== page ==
HL Deb 14 December 1938 vol 111 cc574-603

LORD MARLEY rose to ask His Majesty's Government what steps are being taken, in conjunction with the Inter-Governmental Committee or independently, towards the relief of the suffering of refugees from Germany, Czecho-Slovakia and other countries, and the reconstruction of their lives in this and other parts of the world; and to move for Papers. The noble Lord said: My Lords, I cannot hope to emulate the brevity of the noble Lord, Lord Alness, on the Marriage (Scotland) Bill in dealing with the Motion that stands in my name, but I shall detain the House for as short a time as possible, knowing that your Lordships will not object to spending some time on the subject of discussion because it is a well-known fact that members of this House are always chosen to lead charitable and other causes. Their names are at the head of all the claims on our generosity which appear, especially round about Christmas, and such is the generosity of members of this House that we discovered on a recent Joint Committee of both Houses, when dealing with collecting charities, that there were members of your Lordships' House supporting not entirely worthy causes because of those instincts to help which are clearly held by all members of this House.

This evening for a moment we can examine a cause which is a very worthy cause, and one which is, in point of fact, not a charity at all. This question of refugees, it seems to me, is really a very remarkable opportunity, and in all probability represents a very good investment on the part of this country and the remainder of the British Empire. It is not only a moral question, it is an economic question and has the possibility of great economic advantages. I hope, therefore, if I suggest there should be further aid by the Government to help the evacuation and settlement of refugees, I shall have the support of your Lordships' House. It will be necessary very briefly to summarise the position before we look into the possibilities which I have suggested in the Motion. The last debate we had on this subject was raised by the Lord Bishop of Chichester in July last. That arose out of the Evian Conference, which was called on the initiative of President Roosevelt to deal with the new pressure of refugees from Germany and Austria. The conditions in July had become so bad that they had really aroused the sympathy and anxiety of the world, and the result was that the British Government accepted the invitation of the United States Government to join in the Conference at Evian, and by that means showed not only their sympathy but their acceptance of a share of responsibility for dealing with this terrific problem. Incidentally, by sending a Cabinet Minister as head of the British delegation—Lord Winterton—they sent the only Cabinet Minister, and I think the only Minister, who was present at Evian. Thereby the Government showed their realisation of the extent of the problem and their willingness to help.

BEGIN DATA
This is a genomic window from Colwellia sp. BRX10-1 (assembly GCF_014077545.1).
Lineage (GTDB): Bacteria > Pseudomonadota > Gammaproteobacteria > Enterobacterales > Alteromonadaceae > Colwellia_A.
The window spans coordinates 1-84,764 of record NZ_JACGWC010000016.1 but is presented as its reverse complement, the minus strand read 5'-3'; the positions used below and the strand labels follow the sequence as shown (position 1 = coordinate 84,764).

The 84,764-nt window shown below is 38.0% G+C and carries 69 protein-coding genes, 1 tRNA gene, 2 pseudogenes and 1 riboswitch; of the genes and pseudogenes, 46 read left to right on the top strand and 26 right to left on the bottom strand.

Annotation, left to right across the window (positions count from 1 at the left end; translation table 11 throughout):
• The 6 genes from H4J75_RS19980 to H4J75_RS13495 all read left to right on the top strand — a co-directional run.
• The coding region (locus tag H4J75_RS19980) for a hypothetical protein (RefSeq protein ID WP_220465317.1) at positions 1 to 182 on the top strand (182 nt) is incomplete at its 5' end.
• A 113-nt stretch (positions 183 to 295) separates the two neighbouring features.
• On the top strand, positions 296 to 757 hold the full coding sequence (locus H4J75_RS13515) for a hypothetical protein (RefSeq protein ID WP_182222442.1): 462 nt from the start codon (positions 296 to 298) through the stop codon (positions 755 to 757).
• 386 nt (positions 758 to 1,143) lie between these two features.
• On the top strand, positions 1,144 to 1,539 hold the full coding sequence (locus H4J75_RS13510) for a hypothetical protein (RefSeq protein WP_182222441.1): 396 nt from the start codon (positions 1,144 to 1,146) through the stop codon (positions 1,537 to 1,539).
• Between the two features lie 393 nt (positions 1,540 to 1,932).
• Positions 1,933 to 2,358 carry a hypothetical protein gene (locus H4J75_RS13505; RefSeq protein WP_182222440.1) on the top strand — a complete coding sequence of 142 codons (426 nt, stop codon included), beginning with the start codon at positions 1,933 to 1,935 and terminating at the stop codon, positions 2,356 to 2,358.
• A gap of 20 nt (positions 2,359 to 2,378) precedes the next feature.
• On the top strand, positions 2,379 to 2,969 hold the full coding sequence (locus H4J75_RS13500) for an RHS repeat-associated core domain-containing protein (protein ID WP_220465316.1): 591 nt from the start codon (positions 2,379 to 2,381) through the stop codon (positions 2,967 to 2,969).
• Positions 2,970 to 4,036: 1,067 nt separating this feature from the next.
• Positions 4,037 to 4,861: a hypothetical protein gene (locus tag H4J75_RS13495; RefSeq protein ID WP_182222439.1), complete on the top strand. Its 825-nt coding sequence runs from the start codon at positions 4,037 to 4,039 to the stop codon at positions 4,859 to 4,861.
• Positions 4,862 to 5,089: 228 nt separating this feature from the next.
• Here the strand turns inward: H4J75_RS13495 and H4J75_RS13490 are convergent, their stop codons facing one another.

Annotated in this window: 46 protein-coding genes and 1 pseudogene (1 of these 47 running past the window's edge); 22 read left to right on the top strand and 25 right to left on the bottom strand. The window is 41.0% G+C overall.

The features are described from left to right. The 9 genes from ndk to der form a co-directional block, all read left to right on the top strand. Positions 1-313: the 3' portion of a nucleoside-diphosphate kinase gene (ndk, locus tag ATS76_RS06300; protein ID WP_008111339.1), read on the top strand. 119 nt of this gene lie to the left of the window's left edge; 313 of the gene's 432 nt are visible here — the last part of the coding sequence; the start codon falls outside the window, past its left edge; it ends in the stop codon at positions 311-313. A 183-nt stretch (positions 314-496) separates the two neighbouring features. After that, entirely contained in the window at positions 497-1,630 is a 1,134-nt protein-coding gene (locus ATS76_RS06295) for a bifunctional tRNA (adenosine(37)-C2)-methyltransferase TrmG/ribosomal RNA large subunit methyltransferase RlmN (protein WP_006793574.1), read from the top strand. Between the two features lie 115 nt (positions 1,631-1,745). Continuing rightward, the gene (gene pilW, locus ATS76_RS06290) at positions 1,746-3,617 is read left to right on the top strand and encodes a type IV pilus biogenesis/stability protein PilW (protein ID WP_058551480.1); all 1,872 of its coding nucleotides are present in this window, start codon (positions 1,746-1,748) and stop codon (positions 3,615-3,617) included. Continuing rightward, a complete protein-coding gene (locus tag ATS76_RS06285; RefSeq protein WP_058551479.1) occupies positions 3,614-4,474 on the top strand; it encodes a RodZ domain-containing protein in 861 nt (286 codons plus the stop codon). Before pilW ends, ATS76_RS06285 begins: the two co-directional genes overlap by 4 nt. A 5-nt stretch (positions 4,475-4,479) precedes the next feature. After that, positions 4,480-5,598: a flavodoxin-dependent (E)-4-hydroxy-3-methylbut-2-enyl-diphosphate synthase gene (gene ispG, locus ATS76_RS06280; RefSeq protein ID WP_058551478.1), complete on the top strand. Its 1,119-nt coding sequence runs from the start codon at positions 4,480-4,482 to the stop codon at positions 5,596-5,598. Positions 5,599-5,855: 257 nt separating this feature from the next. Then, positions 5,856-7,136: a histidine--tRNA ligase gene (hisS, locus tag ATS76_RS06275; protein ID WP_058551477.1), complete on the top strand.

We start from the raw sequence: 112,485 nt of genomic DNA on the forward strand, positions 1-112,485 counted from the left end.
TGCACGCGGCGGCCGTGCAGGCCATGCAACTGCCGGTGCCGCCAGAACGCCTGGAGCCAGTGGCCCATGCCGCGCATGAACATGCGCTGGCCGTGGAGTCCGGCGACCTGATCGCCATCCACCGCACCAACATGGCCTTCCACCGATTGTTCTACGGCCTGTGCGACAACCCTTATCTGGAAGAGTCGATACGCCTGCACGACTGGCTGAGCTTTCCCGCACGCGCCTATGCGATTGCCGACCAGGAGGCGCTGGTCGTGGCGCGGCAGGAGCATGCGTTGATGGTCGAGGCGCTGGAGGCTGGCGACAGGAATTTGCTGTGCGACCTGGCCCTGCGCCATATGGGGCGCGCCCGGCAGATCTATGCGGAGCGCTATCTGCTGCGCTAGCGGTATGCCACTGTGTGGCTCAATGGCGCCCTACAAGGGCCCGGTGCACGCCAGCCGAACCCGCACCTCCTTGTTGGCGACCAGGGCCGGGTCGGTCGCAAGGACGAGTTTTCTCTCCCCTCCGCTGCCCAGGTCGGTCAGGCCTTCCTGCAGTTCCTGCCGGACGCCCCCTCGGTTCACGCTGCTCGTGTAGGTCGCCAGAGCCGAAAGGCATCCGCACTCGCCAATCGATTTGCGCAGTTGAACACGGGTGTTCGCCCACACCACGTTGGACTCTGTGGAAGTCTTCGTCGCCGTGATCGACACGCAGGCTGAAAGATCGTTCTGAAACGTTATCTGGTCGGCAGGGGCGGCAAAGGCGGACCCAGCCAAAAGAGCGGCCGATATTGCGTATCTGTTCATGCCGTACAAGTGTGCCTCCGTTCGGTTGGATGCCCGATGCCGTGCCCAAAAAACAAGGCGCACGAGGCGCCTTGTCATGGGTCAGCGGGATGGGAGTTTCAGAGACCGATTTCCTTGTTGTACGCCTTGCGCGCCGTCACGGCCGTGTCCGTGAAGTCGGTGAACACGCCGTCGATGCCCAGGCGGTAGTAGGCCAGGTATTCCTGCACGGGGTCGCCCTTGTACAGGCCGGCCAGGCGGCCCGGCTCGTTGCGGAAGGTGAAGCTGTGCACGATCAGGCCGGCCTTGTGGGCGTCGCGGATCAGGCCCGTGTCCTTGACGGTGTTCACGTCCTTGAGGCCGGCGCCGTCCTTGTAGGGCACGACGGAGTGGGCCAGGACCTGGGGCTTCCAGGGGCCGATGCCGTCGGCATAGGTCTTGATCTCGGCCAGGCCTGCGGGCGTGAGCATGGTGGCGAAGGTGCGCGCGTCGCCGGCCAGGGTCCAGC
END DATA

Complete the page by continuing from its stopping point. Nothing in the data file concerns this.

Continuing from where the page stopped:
Since July matters have really become a thousand times worse. There is no need for me to dilate on the sufferings which are being inflicted on a defenceless minority in certain countries. The newspapers are filled with stories of horror, and I suppose it is difficult to find any parallel for such a position, at any rate in recent history. I went to the meeting at the Mansion House last week where a very young Peer, Lord Rothschild, made a speech. It was a very remarkable, very restrained, very moving speech to listen to, and in the course of it he gave one example. He said that his advisers estimated that there had been in Austria alone, since March of this year, something like 7,000 suicides owing to the suffering inflicted. To-day the alternatives before these would-be refugees seem to be some sort of torture or death, a complete degradation of the whole of their standard of life to what would appear to be almost a sub-human existence if they remain in those countries, or emigration. As to the extent of the problem of those who desire to emigrate, I gather, and I am sure other noble Lords gather, from the appeals we get from individuals and groups, that there can be few who do not desire if it is possible to get out of those countries.

An estimate of the extent of this problem has been given by the Government in another place as being somewhere over 500,000 of the Jewish minority, not less than an equal number of the "part-Jews," and thousands of political, religious, and pacifist would-be emigrants who are not Jews at all. Sir John Hope Simpson, who is such a very well-known and sympathetic expert on this subject, speaking at the meeting of members and others in this Palace last week, gave as his opinion that the Jews were rather less than half the total of those who were afflicted. We also have the very interesting statement by the Prime Minister in another place—and I carefully avoid all ipsissima verba in this matter—that there have been already some 120,000 of these refugees permanently settled in other countries. That is a very large number.